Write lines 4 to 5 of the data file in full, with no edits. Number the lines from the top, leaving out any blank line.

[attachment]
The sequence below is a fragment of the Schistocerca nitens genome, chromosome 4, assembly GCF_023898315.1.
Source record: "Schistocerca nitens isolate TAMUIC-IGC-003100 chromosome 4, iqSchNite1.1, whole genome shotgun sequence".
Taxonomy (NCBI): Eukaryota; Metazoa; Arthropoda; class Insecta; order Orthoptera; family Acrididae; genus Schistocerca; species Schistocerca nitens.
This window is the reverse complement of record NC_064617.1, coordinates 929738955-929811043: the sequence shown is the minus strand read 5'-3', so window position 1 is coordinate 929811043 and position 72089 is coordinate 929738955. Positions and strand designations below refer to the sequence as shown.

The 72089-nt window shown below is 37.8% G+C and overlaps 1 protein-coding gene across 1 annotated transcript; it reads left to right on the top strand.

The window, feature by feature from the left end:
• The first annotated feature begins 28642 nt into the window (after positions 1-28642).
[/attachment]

This window is the reverse complement of record NC_064617.1, coordinates 929738955-929811043: the sequence shown is the minus strand read 5'-3', so window position 1 is coordinate 929811043 and position 72089 is coordinate 929738955. Positions and strand designations below refer to the sequence as shown.

The 72089-nt window shown below is 37.8% G+C and overlaps 1 protein-coding gene across 1 annotated transcript; it reads left to right on the top strand.